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Crit Care Med. 1999 Mar;27(3):622-7.

Syndrome of inappropriate antidiuretic hormone secretion in children following spinal fusion.

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Department of Pediatrics, Children's Hospital of Michigan, Wayne State University School of Medicine, Detroit 48201-2196, USA.



a) To determine if antidiuretic hormone (ADH) is elevated in patients undergoing spinal fusion, especially in those who have clinical evidence of syndrome of inappropriate antidiuretic hormone (SIADH); b) to evaluate the relationship between ADH secretion and the secretion of atrial natriuretic peptide (ANP).


Tertiary care pediatric intensive care unit (ICU) in a university hospital.


A prospective cross-sectional, observational study with factorial design.


Thirty patients > or = 10 yrs of age undergoing spinal fusion admitted to the ICU for postoperative care.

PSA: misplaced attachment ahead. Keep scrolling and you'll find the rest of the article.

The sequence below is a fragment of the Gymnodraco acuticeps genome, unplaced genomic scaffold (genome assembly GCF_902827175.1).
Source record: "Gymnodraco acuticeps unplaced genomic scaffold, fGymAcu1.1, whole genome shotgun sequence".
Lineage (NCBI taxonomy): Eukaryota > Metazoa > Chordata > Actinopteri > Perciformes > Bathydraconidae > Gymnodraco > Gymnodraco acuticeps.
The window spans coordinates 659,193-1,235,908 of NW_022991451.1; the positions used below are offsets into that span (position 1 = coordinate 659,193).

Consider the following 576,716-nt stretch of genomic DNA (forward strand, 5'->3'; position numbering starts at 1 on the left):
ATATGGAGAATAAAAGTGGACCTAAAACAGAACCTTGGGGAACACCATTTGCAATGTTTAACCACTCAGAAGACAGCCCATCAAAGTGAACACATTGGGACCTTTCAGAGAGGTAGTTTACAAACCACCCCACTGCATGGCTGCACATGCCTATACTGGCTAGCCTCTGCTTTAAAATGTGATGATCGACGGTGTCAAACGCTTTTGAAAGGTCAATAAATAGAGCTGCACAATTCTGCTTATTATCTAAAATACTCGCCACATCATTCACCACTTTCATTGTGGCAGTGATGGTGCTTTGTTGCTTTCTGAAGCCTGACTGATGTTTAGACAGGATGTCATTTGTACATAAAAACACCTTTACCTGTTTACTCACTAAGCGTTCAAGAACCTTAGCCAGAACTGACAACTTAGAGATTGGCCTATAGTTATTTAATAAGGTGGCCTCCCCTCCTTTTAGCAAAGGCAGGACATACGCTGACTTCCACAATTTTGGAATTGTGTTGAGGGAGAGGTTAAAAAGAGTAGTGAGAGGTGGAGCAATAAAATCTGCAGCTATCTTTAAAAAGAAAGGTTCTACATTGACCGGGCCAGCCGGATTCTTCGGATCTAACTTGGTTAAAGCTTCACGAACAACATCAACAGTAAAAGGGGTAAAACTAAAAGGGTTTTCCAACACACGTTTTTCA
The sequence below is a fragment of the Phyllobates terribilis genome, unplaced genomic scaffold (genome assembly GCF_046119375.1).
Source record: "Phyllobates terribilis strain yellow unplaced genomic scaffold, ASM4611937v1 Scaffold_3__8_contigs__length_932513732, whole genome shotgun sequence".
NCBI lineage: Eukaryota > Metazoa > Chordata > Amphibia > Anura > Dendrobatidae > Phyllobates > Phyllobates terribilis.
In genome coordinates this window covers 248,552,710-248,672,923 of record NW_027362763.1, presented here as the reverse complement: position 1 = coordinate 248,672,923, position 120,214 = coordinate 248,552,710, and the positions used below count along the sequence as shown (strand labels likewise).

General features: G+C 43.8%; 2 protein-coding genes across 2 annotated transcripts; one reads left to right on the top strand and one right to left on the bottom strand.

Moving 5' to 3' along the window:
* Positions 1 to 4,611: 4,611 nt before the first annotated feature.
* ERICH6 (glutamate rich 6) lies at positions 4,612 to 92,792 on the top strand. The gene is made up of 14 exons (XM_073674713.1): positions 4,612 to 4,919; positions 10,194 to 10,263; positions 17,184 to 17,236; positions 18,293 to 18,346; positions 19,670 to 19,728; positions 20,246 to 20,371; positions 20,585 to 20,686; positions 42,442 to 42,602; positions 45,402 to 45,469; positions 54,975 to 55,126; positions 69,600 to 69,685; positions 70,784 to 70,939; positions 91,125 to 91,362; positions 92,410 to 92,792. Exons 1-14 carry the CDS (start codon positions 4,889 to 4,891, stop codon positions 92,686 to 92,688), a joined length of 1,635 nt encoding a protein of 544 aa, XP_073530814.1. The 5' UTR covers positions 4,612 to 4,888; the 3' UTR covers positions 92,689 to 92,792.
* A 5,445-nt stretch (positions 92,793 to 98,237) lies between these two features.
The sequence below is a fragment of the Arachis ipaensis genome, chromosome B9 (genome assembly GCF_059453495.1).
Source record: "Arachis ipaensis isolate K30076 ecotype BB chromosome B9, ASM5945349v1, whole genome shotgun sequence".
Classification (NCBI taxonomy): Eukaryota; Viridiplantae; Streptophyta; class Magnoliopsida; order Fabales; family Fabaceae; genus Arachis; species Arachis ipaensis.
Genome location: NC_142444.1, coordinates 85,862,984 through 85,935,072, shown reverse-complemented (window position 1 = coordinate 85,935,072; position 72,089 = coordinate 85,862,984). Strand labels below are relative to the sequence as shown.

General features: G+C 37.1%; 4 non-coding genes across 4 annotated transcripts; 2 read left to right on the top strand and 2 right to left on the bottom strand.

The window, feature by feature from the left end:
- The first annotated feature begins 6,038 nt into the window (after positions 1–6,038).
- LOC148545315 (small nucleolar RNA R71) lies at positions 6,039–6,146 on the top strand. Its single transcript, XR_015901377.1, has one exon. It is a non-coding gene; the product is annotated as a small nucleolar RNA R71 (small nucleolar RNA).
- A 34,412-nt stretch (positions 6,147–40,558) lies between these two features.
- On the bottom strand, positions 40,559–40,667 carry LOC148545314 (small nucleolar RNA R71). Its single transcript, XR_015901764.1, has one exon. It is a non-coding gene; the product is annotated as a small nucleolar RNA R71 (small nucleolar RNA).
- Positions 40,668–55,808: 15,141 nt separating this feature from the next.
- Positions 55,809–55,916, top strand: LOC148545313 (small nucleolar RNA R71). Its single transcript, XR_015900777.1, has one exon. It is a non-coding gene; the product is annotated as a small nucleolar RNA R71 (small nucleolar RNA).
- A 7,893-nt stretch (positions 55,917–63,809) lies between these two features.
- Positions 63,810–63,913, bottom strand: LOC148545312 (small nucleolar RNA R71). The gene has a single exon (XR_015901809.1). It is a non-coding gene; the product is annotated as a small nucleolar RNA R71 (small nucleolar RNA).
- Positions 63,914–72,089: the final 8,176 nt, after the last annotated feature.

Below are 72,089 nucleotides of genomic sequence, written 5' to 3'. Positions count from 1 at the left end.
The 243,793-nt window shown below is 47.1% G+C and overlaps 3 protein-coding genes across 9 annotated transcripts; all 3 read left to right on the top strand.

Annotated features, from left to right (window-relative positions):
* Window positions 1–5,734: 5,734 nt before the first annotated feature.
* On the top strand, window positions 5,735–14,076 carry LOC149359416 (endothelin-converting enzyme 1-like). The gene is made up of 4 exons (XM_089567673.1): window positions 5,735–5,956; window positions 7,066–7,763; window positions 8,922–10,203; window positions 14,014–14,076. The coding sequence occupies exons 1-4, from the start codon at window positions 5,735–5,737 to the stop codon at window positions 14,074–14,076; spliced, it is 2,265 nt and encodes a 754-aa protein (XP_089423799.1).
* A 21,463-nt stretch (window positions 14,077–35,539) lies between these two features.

Patients underwent anterior, posterior, or both anterior/posterior spinal fusion. Blood was collected for serial measurements of ADH, ANP and serum electrolyte levels. Heart rate, blood pressure and central venous pressure were measured.


Thirty children were studied. Nineteen had idiopathic scoliosis, nine had neuromuscular scoliosis, one had Marfan's disease, and one had congenital scoliosis. Ten (33%) children met clinical criteria of SIADH. There was no difference in duration of surgery, blood loss, volume of iv fluid administration pre- and intraoperatively, or type of scoliosis between those who developed SIADH and those who did not. Hemodynamic variables were similar in both groups. ADH levels increased in both groups immediately postoperatively and at 6 hrs after surgery, but were much more elevated in those patients with SIADH. Patients with SIADH also had significantly higher ADH levels preoperatively. In relation to serum osmolality, ADH was considerably higher in those with SIADH compared with those who did not. Although ANP values tended to be higher in the group with SIADH, this did not reach statistical significance.


SIADH occurs in a subset of children who undergo spinal fusion. The diagnosis of SIADH can be made easily using clinical parameters which are well-defined. In the face of SIADH, continued volume expansion may be harmful, and should therefore be avoided.

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